Can Wisdom Be Taught?

Posted: October 10, 2014 in Books, Integral Studies, Pedagogy & Education, Philosophical Debris

Recently a friend and colleague made an interesting comment when saying, “You can’t teach wisdom.” We were talking about the idea that parents and teachers who are concerned with the developmental evolution of young people, had a responsibility to seek the same kind of evolution and development for themselves. They needed to both work on the rough edges that they themselves might have as a result of their own past development, and also should embrace the idea of personal development by recognizing that it continues throughout life. But when I suggested that this be a required part of teacher training and ongoing professional development, that’s when the “You can’t teach wisdom” comment came up.

I don’t agree. I think there are at least three methods available for “teaching wisdom”, specifically in so far as it applies to personal development and understanding the development of others.


1. While lecturing and instructing about wisdom may not be effective, it is generally understood that life experience is the main way that life wisdom develops. Such experience can be random events, or can be directed by carefully considered events. When a young troubled person is sent to a demanding program like Outward Bound, which forces them to confront personal challenges in a controlled environment, it is the experience that does the teaching as that person grows new insights. This is why corporate training activities including everything from laser tag to teambuilding games are persued by companies. It is why the social climate and day to day process of interaction should be carefully considered in schools.

Authors such as Jon Young and Mark Morey have done a lot of work concerning Rites Of Passage and their importance as people progress through the stages of life. They have identified several through childhood and adolescence, but have also pointed to many others spanning lifelong development. Each important life stage, they say, should be accompanied by a rite of passage that symbolizes and celebrates the new skills and responsibilities achieved. We often think of the adolescent rites of passage, with some cultures having maintained them, like the Jewish Bar Mitzvah, but often these are anchored in religious responsibilities rather than societal ones. For many adolescents, the only rite of passage that they experience is getting a driver’s license, getting drunk or losing their virginity, -of which only one comes anywhere near the defining requirements of symbolizing and celebrating new skills and responsibilities.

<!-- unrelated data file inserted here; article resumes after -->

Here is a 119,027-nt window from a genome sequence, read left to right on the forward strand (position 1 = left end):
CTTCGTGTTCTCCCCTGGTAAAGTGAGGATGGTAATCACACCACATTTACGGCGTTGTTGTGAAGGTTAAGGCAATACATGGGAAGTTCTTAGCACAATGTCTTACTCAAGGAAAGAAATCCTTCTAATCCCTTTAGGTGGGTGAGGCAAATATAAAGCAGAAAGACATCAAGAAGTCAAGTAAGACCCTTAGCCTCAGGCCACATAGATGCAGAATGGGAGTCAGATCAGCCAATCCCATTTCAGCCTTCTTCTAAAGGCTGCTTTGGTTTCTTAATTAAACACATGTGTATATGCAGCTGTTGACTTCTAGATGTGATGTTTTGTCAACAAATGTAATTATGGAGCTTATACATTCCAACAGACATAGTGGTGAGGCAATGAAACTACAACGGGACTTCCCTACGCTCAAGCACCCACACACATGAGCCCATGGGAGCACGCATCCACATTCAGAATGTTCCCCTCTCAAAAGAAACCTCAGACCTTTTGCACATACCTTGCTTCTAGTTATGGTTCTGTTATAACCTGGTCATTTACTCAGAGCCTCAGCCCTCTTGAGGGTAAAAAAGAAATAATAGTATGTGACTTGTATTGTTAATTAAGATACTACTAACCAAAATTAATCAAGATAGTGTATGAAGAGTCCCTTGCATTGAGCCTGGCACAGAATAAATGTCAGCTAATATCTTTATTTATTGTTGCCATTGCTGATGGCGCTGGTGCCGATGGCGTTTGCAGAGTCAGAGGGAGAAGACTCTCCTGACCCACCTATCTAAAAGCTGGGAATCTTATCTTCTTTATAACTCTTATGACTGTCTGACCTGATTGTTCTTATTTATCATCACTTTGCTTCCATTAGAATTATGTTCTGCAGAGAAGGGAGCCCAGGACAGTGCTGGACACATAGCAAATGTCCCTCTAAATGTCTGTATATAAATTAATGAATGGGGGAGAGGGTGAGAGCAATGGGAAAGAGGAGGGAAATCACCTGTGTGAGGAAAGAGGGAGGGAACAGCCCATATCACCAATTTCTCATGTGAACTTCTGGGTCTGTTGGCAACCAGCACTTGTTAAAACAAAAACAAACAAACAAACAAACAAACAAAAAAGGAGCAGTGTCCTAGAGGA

I am speaking about adolescent rites of passage because it is the one we are most familiar considering, but there are many achievements both earlier and later in life that equally demand such recognition.


2. Related to the engineering of experience is the role of the mentor. A mentor is a person who has already achieved some of the qualities of development which may still be lacking or weak in the person being mentored. A mentor not only engineers experiences which might assist a person in their development, but also can be a sounding board and feedback system in day to day life. It is generally accepted by psychologists and sociologists that people develop more effectively if they have good feedback that encourages them to reflect on their progress. In many arenas of life we call this a coach.

Mentors are used a little in the teaching profession, although my experience is that they are not used effectively or deliberately. They are sometimes introduced in situations where a teacher is experiencing difficulty. The idea that all teachers, even the best ones, might benefit from mentors (and may act as mentors) is dealt with very superficially. The idea that parenting might benefit from mentors is all but absent, except maybe for the sometimes good, sometimes bad advice that might come from grandparents. It’s basically a crap shoot.